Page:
After years of near misses and frustration, Kaliese Spencer has finally stepped up in 2014 and delivered her first major senior medals. SPIKES speaks to the shy, modest Jamaican about her patient journey to the top.

When Kaliese Spencer won the 400m hurdles last month in Birmingham, it was her 17th Diamond League victory. It also clinched her fourth Diamond League title with a race to spare. Only pole-vault demigod Renaud Lavillenie has a more dominant record in the competition’s five-year history.

The 27-year-old has been in the world’s top 10 for each of the last six seasons, five of those in the top four. She is also the joint ninth fastest in the history of her event.

Yet when the current season began, her senior medal count was one: a silver in the world 4x400m relay from 2009, where she ran only in the heats. It was a record in no way befitting an athlete of such quality.

And cruelly, on three occasions, she fell shy of a podium spot by less than half a second.

She missed out on a world champs medal in Berlin 2009 by 0.36 and Daegu 2011 by 0.16, and an Olympic medal in London 2012 by 0.28. 

Kaliese Spencer ()

Spencer finished fourth at three consecutive major champs between 2009 and 2012

Then, in August last year, she was disqualified in the heats at the Moscow 2013 World Championships after her lead leg drifted outside of lane six.

“It took me one day to get over it,” says Spencer in a deliberate, measured voice. Four days later, one of her team-mates committed a lane violation in the women’s 4x400m heats and her Jamaican quartet were DQ’d.

“I was disqualified twice in the same championships,” she says, chuckling.

The Kingston-based Spencer is the most phlegmatic of athletes, though her refusal to display overt disappointment should not be mistaken for a lack of commitment.

Kaliese Spencer cares. She has always had an unwavering belief in her ability, and has been a winner since junior level.

This summer, she won Commonwealth gold by almost a second, in front of a packed stadium at Hampden Park.

“I never doubted one day I would win gold,” she says. “I knew I just needed to focus, train hard and stay healthy.” 

Jamaican 400m hurdler Kaliese Spencer (Getty Images)

A 52.79 in London in 2011 was the joint-ninth fastest time in history

Spencer’s international career started in similar fashion. At 19, she won the world junior 400m hurdles title in Beijing in 2006. A year later the statuesque Jamaican performed well and made the semi-finals at the world champs in Osaka – a good performance for a 20-year-old.

In 2008 she switched her attention to the 400m flat, recording an impressive lifetime best of 50.55. At the Berlin 2009 World Championships, 22-year-old Spencer unleashed the best run of her career in the 400m hurdles final – slashing more than three quarters of a second from her lifetime best to stop the clock in 53.56 for fourth place. Spencer craved more.

“Even after that meet I thought I can’t go crazy, I knew I could still faster, so I went back into training and trained harder.”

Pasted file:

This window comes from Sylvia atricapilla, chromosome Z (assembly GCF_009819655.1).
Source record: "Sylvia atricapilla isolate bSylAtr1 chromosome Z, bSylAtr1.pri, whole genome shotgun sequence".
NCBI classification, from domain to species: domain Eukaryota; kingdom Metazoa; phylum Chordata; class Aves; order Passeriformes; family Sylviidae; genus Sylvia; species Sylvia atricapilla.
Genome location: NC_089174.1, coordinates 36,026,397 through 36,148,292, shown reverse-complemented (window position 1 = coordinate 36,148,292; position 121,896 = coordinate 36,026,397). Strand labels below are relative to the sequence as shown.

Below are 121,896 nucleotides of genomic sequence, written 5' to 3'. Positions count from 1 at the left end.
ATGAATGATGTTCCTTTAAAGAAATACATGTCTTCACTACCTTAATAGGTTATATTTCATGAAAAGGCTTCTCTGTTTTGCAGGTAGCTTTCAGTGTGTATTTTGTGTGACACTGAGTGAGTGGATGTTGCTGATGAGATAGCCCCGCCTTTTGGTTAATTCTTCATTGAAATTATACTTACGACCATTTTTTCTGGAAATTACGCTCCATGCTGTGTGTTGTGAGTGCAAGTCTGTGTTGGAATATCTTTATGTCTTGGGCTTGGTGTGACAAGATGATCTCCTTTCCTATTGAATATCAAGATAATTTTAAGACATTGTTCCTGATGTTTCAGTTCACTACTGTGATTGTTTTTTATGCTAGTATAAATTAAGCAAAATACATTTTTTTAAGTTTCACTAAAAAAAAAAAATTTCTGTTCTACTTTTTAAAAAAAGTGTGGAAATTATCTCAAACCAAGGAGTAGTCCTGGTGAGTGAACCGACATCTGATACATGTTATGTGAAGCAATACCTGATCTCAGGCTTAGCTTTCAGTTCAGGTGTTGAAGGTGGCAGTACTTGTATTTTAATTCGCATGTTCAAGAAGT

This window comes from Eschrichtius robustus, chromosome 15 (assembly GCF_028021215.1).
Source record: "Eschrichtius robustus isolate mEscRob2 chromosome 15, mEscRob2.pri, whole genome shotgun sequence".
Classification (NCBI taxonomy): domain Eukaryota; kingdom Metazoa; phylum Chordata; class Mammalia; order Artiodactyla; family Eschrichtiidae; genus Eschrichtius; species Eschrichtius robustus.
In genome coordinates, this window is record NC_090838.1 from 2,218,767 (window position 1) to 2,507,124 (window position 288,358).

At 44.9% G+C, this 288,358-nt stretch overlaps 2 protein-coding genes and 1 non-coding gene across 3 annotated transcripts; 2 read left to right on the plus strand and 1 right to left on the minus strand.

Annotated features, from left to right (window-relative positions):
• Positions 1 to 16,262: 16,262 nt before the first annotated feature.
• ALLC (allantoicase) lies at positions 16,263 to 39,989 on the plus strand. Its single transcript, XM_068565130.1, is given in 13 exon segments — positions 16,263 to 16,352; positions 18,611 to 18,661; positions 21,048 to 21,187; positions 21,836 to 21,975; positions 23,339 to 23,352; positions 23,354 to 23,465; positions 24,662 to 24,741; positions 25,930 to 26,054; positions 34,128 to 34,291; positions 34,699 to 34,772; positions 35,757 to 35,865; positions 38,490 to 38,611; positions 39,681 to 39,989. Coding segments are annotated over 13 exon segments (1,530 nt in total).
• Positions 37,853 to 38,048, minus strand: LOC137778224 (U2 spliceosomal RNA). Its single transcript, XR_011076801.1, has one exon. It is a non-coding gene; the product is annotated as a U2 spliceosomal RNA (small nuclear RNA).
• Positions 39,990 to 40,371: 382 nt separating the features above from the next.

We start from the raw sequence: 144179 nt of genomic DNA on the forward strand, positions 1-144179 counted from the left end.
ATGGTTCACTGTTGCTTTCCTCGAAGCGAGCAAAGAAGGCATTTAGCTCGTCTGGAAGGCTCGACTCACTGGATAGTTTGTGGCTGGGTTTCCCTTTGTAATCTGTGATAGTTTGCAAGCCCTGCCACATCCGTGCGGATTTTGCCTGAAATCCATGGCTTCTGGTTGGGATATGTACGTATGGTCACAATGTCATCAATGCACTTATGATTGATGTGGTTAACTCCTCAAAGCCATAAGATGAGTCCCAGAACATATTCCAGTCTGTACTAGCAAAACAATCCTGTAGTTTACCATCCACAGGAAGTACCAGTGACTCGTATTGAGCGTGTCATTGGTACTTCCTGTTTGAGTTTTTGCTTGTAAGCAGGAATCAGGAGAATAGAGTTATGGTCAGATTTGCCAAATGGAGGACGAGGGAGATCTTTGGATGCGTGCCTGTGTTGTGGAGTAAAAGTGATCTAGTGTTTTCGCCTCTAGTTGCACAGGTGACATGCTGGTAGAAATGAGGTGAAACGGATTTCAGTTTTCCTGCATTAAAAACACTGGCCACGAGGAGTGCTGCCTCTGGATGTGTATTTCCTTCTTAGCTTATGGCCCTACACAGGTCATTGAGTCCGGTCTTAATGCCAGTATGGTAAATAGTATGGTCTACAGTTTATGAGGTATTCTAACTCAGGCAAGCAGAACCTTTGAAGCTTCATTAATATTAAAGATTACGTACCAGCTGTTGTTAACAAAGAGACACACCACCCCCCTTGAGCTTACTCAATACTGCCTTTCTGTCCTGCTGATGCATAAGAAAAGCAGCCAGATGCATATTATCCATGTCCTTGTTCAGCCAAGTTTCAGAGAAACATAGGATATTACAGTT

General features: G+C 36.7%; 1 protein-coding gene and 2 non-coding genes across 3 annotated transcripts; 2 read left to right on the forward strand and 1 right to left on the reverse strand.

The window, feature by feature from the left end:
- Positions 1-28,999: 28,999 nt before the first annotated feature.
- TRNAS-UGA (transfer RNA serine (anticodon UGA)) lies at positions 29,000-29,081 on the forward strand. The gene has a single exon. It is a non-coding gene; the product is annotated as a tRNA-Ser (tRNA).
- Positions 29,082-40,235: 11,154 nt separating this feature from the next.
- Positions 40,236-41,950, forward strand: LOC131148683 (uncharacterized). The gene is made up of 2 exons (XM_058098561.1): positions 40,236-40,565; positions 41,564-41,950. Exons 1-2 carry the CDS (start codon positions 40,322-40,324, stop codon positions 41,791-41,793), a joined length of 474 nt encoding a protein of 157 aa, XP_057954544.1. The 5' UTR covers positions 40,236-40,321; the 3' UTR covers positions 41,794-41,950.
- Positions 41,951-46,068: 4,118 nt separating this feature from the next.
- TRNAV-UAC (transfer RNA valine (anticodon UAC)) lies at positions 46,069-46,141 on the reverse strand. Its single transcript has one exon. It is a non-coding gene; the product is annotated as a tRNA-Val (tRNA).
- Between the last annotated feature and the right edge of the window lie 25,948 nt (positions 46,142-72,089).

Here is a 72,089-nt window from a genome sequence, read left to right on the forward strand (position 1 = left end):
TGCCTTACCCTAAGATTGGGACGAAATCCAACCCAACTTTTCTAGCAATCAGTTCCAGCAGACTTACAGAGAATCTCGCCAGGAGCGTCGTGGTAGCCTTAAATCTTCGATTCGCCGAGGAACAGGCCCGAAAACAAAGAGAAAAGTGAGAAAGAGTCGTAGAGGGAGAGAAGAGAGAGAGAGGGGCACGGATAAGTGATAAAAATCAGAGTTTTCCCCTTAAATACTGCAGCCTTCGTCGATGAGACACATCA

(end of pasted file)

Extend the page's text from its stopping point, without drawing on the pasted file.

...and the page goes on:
By 2011 Spencer was the world’s dominant 400m hurdler. Just three weeks before the Daegu 2011 World Championships, she ran a blistering 52.79 in the rain at the London Diamond League meet. That performance elevated her into the all-time top ten.

But disaster struck soon after that career high. “My quad, started acting up and I missed some training because of it,” she says. “There went my medal.”

At the London Olympics, Spencer committed a tactical error in her semi-final, which proved costly. She was ran out of first spot by Lashinda Demus and consequently missed out on a middle lane in the final.

“Unfortunately, I ran my semi-final in a way I shouldn't have, so I regret that,” she recalls. “I was forced to run blind [in lane nine] in the final. By the time I got to the last hurdle I wasn't able to finish the race the way I wanted.” Once again she was fourth, just 0.28 off a podium spot.

Kaliese Spencer ()

Kaliese Spencer: “I never doubted one day I would win gold”

After Moscow’s double disqualification debacle, it became apparent that something had to change. Coach Stephen Francis – the man who has guided sunny sprinter Shelly-Ann Fraser-Pryce and Melanie Walker to Olympic gold – suggested a change of scene, and in 2014 Spencer raced indoors for the first time.

Never having raced on the tight indoor tracks before, she admits to being naive in her indoor debut in Birmingham, going out too fast and placing second in the 400m.

Yet just three weeks later at the Sopot 2014 World Indoor Championships, only her second indoor competition, she claimed silver in 51.58 behind the USA’s Francena McCorory.

“It just felt like that silver medal was my breakthrough,” she says. “For so long, I’ve been fighting for a medal and coming fourth. So to move up from fourth to second was a big moment for me.”

Buoyed by the extra belief the medal has given her, the 27-year-old has once again dominated the Diamond League season with four wins and one early-season second place. In Brussels tomorrow she can make it a fantastic five.

In July, she finally took home Commonwealth gold for Jamaica – her first gold medal since winning at the world juniors eight years ago. Even the idea of racing against Eilidh Child, the Glasgow games’ poster star, wasn’t going to get in her way.

“I had to stay focused, compete and get the job done,” says Spencer. “I didn’t feel any extra pressure, I was just relieved, it was a long time coming. It was my first stadium gold medal, and I’m very happy about that.”

A long time coming, and so richly deserved.